Subject: Re: LFS (was Thank you NetBSD)
To: None <email@example.com, firstname.lastname@example.org>
From: Jochen Kunz <email@example.com>
Date: 02/23/2005 23:56:04
On Wed, 23 Feb 2005 14:26:03 -0500
Thor Lancelot Simon <firstname.lastname@example.org> wrote:
> > I have to admit that I have nearly no knowledge on file system
> > internas.
> > NetBSD. AdvFS has _really_ advanced concepts and features compared
> > with any other FS knowen to me. At least somthing like XFS would be
> > nice.
> I'm sorry, I see more than a slight contradiction here.
At first sight this is a contradiction. You can understand it like:
I have no knowledge of the internas, I can only judge from a user point
of veiw. From this perspective we have a never ending "LFS is unusable"
story while other *ix (like) OS have solved this problem years ago. And
some of them solved it quite well. (OK, we have softupdates for FFS.)
Still, would LFS be able to do what AdvFS can? (snapshots, extending and
shrinking of filesystems, migration of file systems from one disk to an
other, multiple file systems per partition, one file system spread over
multiple partitions / disks, ... All this can, _must_ be done while the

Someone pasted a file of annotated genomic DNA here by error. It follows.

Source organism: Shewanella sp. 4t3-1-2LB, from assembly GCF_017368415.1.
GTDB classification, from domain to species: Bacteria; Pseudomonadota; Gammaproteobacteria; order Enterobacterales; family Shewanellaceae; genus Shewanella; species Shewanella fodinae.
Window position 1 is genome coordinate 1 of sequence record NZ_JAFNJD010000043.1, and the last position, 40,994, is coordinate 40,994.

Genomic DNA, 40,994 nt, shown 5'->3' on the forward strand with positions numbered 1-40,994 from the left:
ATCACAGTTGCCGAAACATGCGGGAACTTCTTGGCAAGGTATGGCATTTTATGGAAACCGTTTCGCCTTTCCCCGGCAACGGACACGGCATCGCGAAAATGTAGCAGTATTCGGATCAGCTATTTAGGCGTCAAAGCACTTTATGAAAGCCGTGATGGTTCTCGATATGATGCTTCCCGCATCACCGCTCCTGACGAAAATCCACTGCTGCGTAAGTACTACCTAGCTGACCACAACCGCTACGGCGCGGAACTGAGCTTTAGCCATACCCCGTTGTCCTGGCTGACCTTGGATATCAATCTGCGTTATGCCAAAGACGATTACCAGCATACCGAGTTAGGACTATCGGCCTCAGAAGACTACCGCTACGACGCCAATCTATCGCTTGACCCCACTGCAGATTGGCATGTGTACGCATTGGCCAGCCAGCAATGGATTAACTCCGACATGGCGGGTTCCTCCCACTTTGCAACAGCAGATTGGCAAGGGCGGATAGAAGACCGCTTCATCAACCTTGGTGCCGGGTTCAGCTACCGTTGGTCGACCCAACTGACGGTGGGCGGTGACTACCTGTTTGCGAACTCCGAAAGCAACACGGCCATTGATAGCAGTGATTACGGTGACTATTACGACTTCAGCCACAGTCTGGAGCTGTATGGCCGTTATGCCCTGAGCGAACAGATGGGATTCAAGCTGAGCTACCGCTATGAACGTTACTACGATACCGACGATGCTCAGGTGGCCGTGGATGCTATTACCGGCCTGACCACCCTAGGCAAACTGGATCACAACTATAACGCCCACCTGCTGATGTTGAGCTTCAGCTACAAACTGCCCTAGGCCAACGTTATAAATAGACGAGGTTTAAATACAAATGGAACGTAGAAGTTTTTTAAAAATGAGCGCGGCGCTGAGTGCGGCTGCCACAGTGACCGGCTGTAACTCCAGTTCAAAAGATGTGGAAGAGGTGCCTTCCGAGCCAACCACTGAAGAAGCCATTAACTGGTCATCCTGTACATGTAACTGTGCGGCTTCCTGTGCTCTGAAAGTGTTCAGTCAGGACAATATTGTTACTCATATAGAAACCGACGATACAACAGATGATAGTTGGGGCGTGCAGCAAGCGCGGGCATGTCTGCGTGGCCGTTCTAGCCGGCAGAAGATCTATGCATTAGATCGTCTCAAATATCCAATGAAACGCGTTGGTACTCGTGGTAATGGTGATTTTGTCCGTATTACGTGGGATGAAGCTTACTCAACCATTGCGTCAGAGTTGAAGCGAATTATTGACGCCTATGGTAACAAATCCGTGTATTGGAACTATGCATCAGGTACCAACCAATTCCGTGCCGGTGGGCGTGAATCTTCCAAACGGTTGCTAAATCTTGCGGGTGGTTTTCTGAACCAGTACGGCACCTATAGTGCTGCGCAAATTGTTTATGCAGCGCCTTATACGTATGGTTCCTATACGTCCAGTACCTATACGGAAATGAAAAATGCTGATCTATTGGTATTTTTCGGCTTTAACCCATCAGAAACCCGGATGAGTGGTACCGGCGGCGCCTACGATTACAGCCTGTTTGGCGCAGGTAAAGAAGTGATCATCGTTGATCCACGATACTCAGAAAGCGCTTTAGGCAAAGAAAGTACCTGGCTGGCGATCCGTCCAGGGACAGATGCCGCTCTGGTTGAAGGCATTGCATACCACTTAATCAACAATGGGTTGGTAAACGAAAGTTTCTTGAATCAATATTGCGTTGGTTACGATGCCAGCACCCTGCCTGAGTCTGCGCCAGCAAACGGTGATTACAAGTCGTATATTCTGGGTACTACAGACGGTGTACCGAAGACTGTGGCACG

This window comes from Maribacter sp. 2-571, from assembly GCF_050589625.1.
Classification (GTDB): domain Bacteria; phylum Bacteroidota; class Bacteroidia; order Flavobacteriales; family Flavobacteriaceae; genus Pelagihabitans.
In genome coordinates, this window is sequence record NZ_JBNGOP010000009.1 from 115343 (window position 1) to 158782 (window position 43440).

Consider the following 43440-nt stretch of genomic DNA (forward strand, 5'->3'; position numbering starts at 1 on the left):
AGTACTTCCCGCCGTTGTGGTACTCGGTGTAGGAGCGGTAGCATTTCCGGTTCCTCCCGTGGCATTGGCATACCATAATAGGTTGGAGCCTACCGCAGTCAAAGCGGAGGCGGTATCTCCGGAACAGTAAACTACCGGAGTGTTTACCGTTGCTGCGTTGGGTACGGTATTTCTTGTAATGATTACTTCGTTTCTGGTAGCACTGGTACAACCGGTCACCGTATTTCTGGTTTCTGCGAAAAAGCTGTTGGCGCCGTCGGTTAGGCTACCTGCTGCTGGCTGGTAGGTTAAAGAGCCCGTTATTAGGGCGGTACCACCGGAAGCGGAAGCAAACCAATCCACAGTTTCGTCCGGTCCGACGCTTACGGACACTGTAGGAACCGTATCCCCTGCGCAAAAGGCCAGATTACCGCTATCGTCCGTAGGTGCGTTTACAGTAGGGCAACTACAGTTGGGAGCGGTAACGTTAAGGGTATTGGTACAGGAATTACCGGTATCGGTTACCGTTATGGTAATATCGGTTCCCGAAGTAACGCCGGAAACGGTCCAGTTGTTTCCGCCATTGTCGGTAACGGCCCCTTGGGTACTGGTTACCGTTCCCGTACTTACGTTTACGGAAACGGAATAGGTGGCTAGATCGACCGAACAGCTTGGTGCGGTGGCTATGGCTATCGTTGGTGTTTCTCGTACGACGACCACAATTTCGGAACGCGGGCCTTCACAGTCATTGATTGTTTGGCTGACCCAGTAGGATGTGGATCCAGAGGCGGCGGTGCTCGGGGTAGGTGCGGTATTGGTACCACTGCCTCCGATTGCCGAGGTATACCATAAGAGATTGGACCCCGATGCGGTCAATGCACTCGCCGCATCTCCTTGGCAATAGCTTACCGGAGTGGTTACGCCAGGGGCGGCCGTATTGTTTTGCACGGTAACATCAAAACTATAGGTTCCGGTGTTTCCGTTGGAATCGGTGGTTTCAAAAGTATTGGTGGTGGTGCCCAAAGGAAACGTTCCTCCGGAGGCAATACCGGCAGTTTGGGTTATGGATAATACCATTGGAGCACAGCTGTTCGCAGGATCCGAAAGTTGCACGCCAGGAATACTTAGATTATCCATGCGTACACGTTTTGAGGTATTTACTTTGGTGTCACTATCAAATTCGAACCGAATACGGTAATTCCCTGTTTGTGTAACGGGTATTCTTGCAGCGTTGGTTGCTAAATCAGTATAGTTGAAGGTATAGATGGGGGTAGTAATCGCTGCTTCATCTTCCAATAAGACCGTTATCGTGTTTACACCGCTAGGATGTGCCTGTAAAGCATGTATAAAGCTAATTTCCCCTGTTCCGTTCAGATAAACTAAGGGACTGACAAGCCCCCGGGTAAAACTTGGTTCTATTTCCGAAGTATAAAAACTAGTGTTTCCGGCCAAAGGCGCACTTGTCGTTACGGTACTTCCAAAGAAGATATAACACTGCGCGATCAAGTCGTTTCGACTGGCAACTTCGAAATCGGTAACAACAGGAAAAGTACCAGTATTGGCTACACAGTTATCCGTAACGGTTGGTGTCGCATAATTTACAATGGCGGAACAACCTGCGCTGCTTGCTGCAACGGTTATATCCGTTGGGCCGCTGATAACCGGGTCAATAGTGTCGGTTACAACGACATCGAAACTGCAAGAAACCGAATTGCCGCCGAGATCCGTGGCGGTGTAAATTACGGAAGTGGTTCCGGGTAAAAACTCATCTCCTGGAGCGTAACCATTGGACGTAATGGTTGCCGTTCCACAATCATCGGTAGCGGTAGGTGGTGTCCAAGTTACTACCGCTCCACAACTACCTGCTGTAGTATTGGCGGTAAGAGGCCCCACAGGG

file system is _mounted_read/write_.)
> The basic problem with the BSD LFS is that the quality of the
> implementation is so low that it's almost not usable. That says
> precisely nothing about the utility of LFS as a general structure for
> a filesystem;
Aha! Thanks for this clarification. So the implementation is the
problem, not the basic design principle. This gives a complete new
aspect to this discussion! (For me at least.)
Well in this case NetBSD should follow its "It doesn't work unless it's
right" devise. I.e. drain the old LFS code and reimplement it from
scratch. Much like the transition to UVM. Sure, this is no week end
> indeed, the Sprite papers are as persuasive now as they
> were a decade ago, and those folks had _real_ results from code that
> actually _worked_ (I know, I used it).
AHA! Someone who actually run Sprite, The Real Thing. :-)
I am looking for a project to exhibit at the anual Vintage Computing
Vestival Europa. I have been fascinated by Sprite for quite some time.
So the idea arose to build a Sprite cluster with some of the several
sun4c and PMAX machines I own. The old Sprite code is available for
download but the problem is how to get it on the machines. It would nice
if you could provide some hints on where and how to start.
> If you want to see an example of an LFS-like filesystem that's been
> wildly successful in the real world, WAFL is a pretty good one.
OK, I'll ask google for pointers to WAFL.